Every good story is laced with trauma. Think about some of the greatest novels of all time.

1. Leo Tolstoy’s Anna Karenina — trauma.

2. Harper Lee’s To Kill a Mockingbird — trauma.

3. F. Scott Fitzgerald’s The Great Gatsby — trauma.

There are thousands of other great books, and I dare you to find one that doesn’t have the protagonist significantly affected by an event that shapes her experiences and decision-making forever.

There’s a reason why all novels, all movies, all characters share such similarities — it’s because deep down novelists and producers and screenwriters know that to connect their work to an audience, to truly tell a story, then they have to make room for one of the greatest spiritual teachers of all time: deep suffering.

To be human is to suffer. It’s part of the deal. And we spend our adult lives operating from it causing decisions and indecisions to be made everyday from these woundings.

And you know, deep down, just like I do, to process woundings, to name them and work through them, in order to learn from them, is painful. It’s crippling. It’s so difficult that instead of learning from them most of us repress them. We mask an ego over them so we don’t have to be bombarded by the pain they bring.

But if we want to become more like Jesus then we have to process and work through them in order to learn from our deep suffering. To live an authentically spiritual life means we have to recognize, examine, and process our trauma.

I’ve processed and worked through a lot over the last decade, and I’ve come to realize most people like to live an unexamined life. Instead of working through our woundedness, we repress. We allow our suffering to ooze into our soul and sit dormant until something triggers it causing an explosion of feelings.

When this happens, and our trauma goes unchecked and unprocessed, that suffering inevitably wounds other people. It explodes out of us, and it usually hits the ones we love.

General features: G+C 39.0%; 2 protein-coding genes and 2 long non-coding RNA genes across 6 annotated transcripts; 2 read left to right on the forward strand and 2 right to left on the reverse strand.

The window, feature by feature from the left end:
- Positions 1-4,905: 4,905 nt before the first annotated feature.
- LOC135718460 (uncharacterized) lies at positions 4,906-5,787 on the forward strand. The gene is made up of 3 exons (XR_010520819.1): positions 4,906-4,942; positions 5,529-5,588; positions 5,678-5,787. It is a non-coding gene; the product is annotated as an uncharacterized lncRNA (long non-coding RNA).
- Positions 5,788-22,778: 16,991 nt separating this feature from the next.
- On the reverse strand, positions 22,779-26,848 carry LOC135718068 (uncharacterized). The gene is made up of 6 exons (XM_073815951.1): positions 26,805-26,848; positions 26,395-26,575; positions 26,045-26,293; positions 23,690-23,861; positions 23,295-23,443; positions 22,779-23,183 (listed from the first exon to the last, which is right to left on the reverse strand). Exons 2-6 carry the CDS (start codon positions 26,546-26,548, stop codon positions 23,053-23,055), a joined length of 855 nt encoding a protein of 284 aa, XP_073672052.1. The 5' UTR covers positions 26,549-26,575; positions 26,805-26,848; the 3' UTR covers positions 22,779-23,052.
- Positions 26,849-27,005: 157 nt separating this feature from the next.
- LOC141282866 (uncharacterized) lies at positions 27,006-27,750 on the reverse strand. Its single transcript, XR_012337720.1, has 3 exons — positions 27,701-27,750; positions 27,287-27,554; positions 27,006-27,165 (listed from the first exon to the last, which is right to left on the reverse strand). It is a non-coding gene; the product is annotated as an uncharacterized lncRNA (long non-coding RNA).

How many fights with your spouse or screaming matches with your kids or passive aggressive comments with your friends have erupted because you said the wrong thing because you felt threatened or exposed, so you drew that one dagger you’d know would hurt the most?

Vengeance is a major result of trauma. Hate speech is an outpouring of trauma. Hate-crimes come from trauma. Assuming God hates the same people we do is crazy, yet trauma tells us it’s not.

Last month the KKK released recruitment paraphernalia here in Waynesboro. It made the news and was a centerpiece at this week’s City Council meeting.

That whole construct of white nationalism is pathetic, and it’s beneath any formal, authentic version of God and spirituality. You cannot be a Christian and be a supremacist. You cannot believe in and worship the Triune God while also believing your race, pigmentation, and ethnicity is inherently purer than someone else’s. This attitude is dangerous because it explodes into the world from unchecked trauma.

The KKK is an example of what unchecked trauma looks like today. And I honestly believe God sees this as sinful. The KKK is also a tragic look at how unprocessed trauma leads to human suffering.

Deep Suffering is one of two spiritual teachers we cannot ignore. When we take time to sit in our suffering, to recognize and name it, to engage it and work through it, to go to counseling or seek forgiveness through prayer, then we’re opening our soul to learn more of what it means to be human.

Processed trauma leads us deeper into love which leads us to God. Deep love is the second greatest spiritual teacher today.

And here’s something about both deep suffering and deep love: They always guarantee the other. If you want to experience deep love, you’re going to suffer. But when we work through our deep suffering, we arrive at deep love.

And this is so important today. God’s not interested in hating those we hate. God’s not proud of our oppressiveness. God’s not for America and against Iran. God loves Mexican immigrants and Polish farmers and Russian oligarchs and Norwegian pharmacists and every single player on the US Women’s Soccer Team. God loves us all the same.

It’s our unchecked suffering (like that of the KKK) that assumes God is only with me and completely against you, but that’s our repressed trauma speaking. Instead, God meets us in our suffering and helps us grow towards love. But we have to learn to meet God in our suffering (something the KKK doesn’t seem interested in doing).

Trauma happens to us all. It’s part of the deal. But when we work through it, we move beyond revenge to something truer. We move beyond hate to something loving, and we find something more fitting for us followers of Jesus. We find deep love. And when we find deep love, we find God.

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The Rev. Barrett Owen, pastor of First Baptist Waynesboro in Waynesboro, is a columnist for The News Virginian. His column is published the first Friday of the month.

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